Important Rules for Commercial Real Estate Investing

Investing in commercial real estate assets can appear intimidating. But, that misconception shouldn’t stop you. By adhering to the long term investment rules, you stand to make higher returns compared to many other debt instruments. The rules covered in this article, can help you down the path to smart CRE investing.

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1. Location, Location, Location
This first rule might not surprise you. Location is everything in real estate. One of the ways you earn a return on CRE investing is through capital appreciation. The other way is through rental income. Both capital appreciation and rental income are dependent on the asset’s location. As a general rule of thumb, look for locations with a vacancy rate of less than 5%. This is a measure of ensuring supply is stable and tenants are less likely to vacate and negotiate a new, lower rental amount.

2. Quality of the Property Matters
Besides selecting a great location, the building should be of great quality. The quality of the building tends to attract the same quality of tenant. When the building is of high quality, you can charge a premium, expect a better retention rate, and of course, a higher capital appreciation. As you search for a property, look for certifications such as LEED, gold, or platinum ratings. Other attributes to look for include an attractive and inviting lobby, enough elevators, high ceilings, and lots of windows with nice views. Owning a high quality building can make it easier to sell when that time comes.

3. Study the Demand vs. Supply
Before making the commitment to buying a property, you should carefully analyze supply and demand. Each city has a micro-market and each micro-market has a stock and upcoming supply. Stock in this context is the amount of space completed and leased. If projected annual supply exceeds historical demand over the next two to three years, both rents and prices will go down. In this scenario, with a disproportionate supply in the market, rents will decrease as tenants have more options.

4. Look at Market-Rent
Although complex, this concept helps investors foresee the amount of risk that’s involved in the property. Let’s look at an example together of this concept. Assume three available properties are around the same location for similar prices, but with a tenant paying different rental amounts.

Building 1 has a tenant paying $1,000 and the sales price is $10,000
Building 2 has tenant paying $1,100 and the sales price is $10,500
Building 3 has tenant paying $900 and the sales price is $9,500

At first glance, you might say Building 2 is the best option with a rental return of 10.5%. Yet, a seasoned investor would be more interested in finding out the current rental rate in the market today. If the market rate is $900, then Building 3 is the safest investment. That tenant is paying rent at market price and therefore is not likely to vacate.

5. Quality of the Tenant Also Matters
When you find a great tenant, you can generally expect them to pay rent on-time, put down a higher deposit, stay longer, and help increase the property’s value. As a word to the wise, look for tenants who have well-established companies, rather than finding a smaller, unknown company or start-up.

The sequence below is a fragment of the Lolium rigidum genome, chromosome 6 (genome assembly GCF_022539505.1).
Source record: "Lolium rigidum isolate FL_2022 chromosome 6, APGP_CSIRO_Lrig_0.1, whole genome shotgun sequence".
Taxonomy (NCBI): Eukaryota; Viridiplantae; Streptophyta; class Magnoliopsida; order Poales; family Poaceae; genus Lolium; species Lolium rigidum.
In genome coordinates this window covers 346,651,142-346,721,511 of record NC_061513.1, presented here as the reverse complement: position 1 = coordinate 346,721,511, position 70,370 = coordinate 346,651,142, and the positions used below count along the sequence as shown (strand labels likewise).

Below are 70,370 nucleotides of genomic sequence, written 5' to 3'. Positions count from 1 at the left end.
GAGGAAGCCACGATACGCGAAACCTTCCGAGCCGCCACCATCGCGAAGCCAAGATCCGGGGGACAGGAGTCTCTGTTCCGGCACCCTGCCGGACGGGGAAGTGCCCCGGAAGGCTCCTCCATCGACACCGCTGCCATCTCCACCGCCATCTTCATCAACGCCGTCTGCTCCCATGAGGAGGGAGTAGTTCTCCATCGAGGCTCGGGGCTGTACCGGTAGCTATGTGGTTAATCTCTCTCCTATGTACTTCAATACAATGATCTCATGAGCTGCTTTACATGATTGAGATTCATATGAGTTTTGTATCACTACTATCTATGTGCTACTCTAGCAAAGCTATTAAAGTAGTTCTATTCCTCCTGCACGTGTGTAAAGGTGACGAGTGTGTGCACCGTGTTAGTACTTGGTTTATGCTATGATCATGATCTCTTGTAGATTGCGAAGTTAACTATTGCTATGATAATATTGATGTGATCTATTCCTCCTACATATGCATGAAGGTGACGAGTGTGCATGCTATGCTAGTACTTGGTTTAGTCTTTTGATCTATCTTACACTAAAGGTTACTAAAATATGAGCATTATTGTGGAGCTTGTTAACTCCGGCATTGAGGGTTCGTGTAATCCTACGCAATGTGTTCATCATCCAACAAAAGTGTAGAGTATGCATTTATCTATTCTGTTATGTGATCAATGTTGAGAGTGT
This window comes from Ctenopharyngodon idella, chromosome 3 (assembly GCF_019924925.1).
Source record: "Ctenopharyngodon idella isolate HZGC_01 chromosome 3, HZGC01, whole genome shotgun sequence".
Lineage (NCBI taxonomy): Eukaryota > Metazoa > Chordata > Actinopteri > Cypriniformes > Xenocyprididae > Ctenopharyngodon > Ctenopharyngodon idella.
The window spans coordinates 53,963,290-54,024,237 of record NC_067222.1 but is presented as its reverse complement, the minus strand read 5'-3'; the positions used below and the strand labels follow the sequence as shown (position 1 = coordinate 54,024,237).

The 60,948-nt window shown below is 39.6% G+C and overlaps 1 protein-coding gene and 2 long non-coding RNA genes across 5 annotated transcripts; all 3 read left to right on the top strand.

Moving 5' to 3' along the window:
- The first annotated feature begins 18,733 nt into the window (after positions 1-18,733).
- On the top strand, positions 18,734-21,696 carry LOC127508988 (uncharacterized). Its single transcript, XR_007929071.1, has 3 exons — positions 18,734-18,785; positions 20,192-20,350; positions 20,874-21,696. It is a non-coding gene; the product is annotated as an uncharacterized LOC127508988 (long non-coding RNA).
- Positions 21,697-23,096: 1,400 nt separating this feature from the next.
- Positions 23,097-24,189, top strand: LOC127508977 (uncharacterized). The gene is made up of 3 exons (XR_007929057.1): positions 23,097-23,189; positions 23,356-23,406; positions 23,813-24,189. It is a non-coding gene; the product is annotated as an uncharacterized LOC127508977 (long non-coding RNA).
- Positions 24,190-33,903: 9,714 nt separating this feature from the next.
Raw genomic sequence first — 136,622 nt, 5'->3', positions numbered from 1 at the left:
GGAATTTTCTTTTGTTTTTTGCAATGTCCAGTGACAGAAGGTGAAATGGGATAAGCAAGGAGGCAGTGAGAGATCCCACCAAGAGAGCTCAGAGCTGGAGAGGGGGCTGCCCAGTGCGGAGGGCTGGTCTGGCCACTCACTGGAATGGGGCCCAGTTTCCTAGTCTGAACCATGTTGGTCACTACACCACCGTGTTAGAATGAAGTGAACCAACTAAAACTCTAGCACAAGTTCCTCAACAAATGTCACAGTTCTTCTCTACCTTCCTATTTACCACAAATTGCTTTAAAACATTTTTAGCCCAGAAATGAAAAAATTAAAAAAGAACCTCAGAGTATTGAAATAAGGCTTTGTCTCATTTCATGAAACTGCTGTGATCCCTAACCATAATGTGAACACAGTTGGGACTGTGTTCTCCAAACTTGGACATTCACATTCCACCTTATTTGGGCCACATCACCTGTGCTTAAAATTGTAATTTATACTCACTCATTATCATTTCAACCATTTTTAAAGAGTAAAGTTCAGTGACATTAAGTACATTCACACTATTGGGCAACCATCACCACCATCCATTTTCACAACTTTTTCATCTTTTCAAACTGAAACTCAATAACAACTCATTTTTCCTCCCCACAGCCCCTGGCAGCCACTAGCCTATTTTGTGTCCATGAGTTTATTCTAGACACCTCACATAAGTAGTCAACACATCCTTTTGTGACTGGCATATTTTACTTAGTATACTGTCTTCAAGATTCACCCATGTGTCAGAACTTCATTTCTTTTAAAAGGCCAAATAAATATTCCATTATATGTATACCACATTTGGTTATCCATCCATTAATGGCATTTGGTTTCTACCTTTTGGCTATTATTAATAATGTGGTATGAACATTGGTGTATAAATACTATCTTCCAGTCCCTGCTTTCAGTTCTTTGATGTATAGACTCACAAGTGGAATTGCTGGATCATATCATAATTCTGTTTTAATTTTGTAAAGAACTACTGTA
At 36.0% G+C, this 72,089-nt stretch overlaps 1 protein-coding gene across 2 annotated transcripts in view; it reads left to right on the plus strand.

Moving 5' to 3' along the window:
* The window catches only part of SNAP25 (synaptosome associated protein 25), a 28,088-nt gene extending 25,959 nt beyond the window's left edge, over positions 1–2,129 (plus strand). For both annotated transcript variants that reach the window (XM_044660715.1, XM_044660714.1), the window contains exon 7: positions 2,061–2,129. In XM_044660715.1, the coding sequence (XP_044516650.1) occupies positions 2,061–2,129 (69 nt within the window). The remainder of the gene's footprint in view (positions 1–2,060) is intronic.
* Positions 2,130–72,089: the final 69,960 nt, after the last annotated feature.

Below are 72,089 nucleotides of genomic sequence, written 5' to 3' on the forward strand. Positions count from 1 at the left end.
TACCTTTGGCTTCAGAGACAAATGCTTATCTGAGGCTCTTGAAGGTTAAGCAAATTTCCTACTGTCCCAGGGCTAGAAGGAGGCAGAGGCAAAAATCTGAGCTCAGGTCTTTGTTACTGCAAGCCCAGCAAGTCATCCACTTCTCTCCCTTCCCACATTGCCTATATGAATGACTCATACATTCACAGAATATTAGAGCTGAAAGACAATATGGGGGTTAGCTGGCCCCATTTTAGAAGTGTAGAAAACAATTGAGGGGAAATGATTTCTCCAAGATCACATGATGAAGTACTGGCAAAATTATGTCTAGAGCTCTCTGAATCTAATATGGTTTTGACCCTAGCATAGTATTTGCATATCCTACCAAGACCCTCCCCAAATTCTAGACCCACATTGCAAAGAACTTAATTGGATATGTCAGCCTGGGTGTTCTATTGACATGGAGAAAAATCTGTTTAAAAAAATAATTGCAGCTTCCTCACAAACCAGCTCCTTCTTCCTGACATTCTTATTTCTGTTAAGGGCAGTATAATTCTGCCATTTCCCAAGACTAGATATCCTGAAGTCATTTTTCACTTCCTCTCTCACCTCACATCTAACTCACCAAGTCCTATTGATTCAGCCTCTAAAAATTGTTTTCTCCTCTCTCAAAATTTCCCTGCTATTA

6. Consider Interior Finishings
As an investor, ask who has completed the interior fit-outs on the property. An interior fit-out relates to the flooring, wiring, air conditioning, conference room build out, etc. Some tenants prefer to do the fit-outs on their own. But, others ask the developer to do them and in turn agree to pay a higher rental amount to cover those costs. So, tenants who perform their own fit-out tend to stay longer on the lease to recover the amount spent.

7. Carefully Examine the Lease Structure
The way commercial leases are structured, vary widely when compared to residential leases. For instance, a commercial lease has terms of 3+3+3 or 5+5+5. This means that in the 9-year (3+3+3) or 15-year (5+5+5) lease period, escalations will occur every 3 or 5 years. Even more, commercial leases are one-sided. So, a tenant can vacate anytime, but a landlord cannot ask a tenant to leave during the lease period. Conversely, some leases include a lock-in period (generally for 3 years) where the tenant cannot vacate. As you can see, it’s important to understand the lease terms and the inherent risks involved with the investment.

8. Security Deposit
In commercial real estate, leases often require a tenant to pay a deposit in the amount of 10 to 12 months rent. If a prospective tenant offers to put down an amount equal to six months rent, take caution. They could have potential cash flow issues or could want a short-term lease arrangement.

9. Diversification is Key
As with any investment, creating a diverse investment portfolio helps to reduce your overall risk. If you put all your money into one property and your main tenant vacates, you’re still on the hook for maintenance, property taxes and so forth. Rather, by investing in a few properties in different cities, you can reduce the variance in rental income. And this keeps the risk at the property level diversified.

Ryan Gravel
Ryan Gravel

Ryan Gravel is an American real estate broker and developer. He began his career at a young age working for his family owned construction company.
After graduating college at the University of Central Florida with a degree in business, Ryan set out to find untapped prolific markets around the world. His search landed him in Playa del Carmen, Mexico where he founded Virgin Realty Mexico and co-founded the Saatal Development Group one of the fastest growing development companies in the Riviera Maya.
With extensive market knowledge, professionalism, etiquette, innovation and integrity Ryan is known as one of the most highly respected real estate advisors in the region.

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